• “Everyone is screwed up, broken, clingy, and scared, even the people who seem to have it more or less together. They are much more like you than you would believe. So try not to compare your insides to their outsides.”
  • “Families; hard, hard, hard, no matter how cherished and astonishing they may also be.”
  • “Food; try to do a little better.”
  • “The movement of grace is what changes us, heals us and our world. To summon grace, say, ‘Help!’ And then buckle up.”
  • “Emerson said that the happiest person on earth is the one who learns from nature the lessons of worship. So go outside a lot, and look up.”
  • “The love of our incredible dogs and cats is the closest most of us will come, on this side of eternity, to knowing the direct love of God; although cats can be so bitter, which is not the god part: the crazy Love is. Also, ‘Figure it out’ is not a good slogan.”
  • “Exercise: If you want to have a good life after you have grown a little less young, you must walk almost every day. There is no way around this.”
  • “Death; wow. So f-ing hard to bear, when the few people you cannot live without die. You will never get over these losses, and are not supposed to.”

Reflections on water & respite in hard times and places

As one commentator says, “there are many kinds of thirst.” Where do we find respite and rescue in the midst of dry, hard, troubled times? What are the wastelands of our lives? Where do signs of life surprise us in our personal and communal “desert places”?

You should not see the desert simply as some faraway place of little rain. There are many forms of thirst. — William Langewiesche
Water Water Water Wind Water Juan Felipe Herrera
water water water wind water
across the land shape of a torn heart
… again and again a new land edge emerges
a new people emerges where race and class and death
and life and water and tears and loss
and life and death destruction and life and tears
compassion and loss and a fire …
rumbles toward you all directions wherever
you are alive still

If you don’t die of thirst, there are blessings in the desert. You can be pulled into limitlessness, which we all yearn for, or you can do the beauty of minutiae, the scrimshaw of tiny and precise. The sky is your ocean, and the crystal silence will uplift you like great gospel music, or Neil Young. — Anne Lamott

What makes the desert beautiful is that somewhere it hides a well. —Antoine de Saint-Exupery

This is the sense of the desert hills, and there is room enough and time enough. — Mary Hunter Austin

Water is life’s mater and matrix, mother and medium. There is no life without water. — Albert Szent-Gyorgyi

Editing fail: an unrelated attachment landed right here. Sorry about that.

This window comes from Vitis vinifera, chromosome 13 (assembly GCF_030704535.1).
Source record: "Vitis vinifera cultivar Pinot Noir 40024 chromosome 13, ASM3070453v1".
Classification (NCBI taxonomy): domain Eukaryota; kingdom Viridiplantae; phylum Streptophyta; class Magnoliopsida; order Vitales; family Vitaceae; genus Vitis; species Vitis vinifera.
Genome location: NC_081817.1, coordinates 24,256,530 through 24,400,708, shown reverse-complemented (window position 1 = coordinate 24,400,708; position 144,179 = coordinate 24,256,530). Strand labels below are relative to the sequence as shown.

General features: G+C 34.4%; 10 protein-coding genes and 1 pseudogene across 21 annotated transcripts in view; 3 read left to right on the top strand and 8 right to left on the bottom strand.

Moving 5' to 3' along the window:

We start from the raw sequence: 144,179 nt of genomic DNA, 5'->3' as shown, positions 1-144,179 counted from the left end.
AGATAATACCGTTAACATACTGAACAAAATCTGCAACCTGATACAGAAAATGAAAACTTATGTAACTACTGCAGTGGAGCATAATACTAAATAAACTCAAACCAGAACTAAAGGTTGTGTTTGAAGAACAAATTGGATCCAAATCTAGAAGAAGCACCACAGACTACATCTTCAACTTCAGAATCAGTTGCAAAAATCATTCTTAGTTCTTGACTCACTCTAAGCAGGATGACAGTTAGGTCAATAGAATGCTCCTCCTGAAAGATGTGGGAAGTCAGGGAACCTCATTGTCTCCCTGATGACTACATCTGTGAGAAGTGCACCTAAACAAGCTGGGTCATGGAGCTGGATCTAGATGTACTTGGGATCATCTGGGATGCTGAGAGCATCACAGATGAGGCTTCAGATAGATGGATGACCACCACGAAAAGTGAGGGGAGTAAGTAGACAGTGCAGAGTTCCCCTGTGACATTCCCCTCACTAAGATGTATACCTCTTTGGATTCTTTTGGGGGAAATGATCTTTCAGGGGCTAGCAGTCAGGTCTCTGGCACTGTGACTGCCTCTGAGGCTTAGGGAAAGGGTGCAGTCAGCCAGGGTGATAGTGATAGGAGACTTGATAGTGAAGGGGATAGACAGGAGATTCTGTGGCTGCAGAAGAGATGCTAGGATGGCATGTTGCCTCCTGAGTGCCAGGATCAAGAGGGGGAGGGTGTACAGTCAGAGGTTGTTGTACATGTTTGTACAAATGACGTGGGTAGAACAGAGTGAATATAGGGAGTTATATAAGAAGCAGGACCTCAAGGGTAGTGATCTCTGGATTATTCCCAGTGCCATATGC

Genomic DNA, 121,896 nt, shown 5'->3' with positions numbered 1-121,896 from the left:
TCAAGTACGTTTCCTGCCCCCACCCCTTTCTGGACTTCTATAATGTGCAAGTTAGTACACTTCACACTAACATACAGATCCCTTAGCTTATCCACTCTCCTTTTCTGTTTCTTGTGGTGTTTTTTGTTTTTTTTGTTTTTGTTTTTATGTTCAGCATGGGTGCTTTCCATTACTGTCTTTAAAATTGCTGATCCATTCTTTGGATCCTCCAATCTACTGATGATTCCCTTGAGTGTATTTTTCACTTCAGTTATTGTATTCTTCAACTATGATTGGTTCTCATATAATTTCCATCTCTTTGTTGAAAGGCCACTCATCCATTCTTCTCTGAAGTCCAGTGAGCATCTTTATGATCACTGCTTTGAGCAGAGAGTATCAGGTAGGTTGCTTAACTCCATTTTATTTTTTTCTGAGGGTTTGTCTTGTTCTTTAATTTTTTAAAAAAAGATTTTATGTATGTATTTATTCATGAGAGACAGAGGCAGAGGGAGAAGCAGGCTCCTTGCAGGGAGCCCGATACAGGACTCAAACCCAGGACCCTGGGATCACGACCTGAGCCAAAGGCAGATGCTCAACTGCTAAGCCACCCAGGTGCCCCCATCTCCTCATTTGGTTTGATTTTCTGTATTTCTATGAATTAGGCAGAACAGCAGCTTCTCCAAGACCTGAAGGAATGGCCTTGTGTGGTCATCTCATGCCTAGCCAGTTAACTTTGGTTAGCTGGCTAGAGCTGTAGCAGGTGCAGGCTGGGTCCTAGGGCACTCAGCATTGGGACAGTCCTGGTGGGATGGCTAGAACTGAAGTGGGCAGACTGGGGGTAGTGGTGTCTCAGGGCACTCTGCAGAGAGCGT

To be commanded to love God at all, let alone in the wilderness, is like being commanded to be well when we are sick, to sing for joy when we are dying of thirst, to run when our legs are broken. But this is the first and great commandment nonetheless. Even in the wilderness–especially in the wilderness–you shall love [God]. — Frederick Buechner, A Room Called Remember: Uncollected Pieces

Be praised, My Lord, through Sister Water; she is very useful, and humble, and precious, and pure. — Francis of Assisi

I alternate between thinking of the planet as home–dear and familiar stone hearth and garden–and as a hard land of exile in which we are all sojourners. — Annie Dillard

Life is glorious, but life is also wretched. It is both. Appreciating the gloriousness inspires us, encourages us, cheers us up, gives us a bigger perspective, energizes us. We feel connected … On the other hand, wretchedness–life’s painful aspect–softens us up considerably. Knowing pain is a very important ingredient of being there for another person. When you are feeling a lot of grief, you can look right into somebody’s eyes because you feel you haven’t got anything to lose–you’re just there … Gloriousness and wretchedness need each other. One inspires us, the other softens us. They go together. ― Pema Chödrön, Start Where You Are

… there are no crows in the desert. What appear to be crows are ravens. You must examine the crow, however, before you can understand the raven. To forget the crow completely, as some have tried to do, would be like trying to understand the one who stayed without talking to the one who left. It is important to make note of who has left the desert. — Barry López, Desert Notes: Reflections in the Eye of a Raven

New Water
— Sharon Chmielarz
All those years—almost a hundred—
the farm had hard water.
Hard orange. Buckets lined in orange.
Sink and tub and toilet, too,
once they got running water.
And now, in less than a lifetime,
just by changing the well’s location,
in the same yard, mind you,
the water’s soft, clear, delicious to drink.
All those years to shake your head over.
Look how sweet life has become;
you can see it in the couple who live here,
their calmness as they sit at their table,

the beauty as they offer you new water to drink.

DesertJosephine Miles

When with the skin you do acknowledge drought,
The dry in the voice, the lightness of feet, the fine
Flake of the heat at every level line;

When with the hand you learn to touch without
Surprise the spine for the leaf, the prickled petal,
The stone scorched in the shine, and the wood brittle;

Then where the pipe drips and the fronds sprout
And the foot-square forest of clover blooms in sand,
You will lean and watch, but never touch with your hand.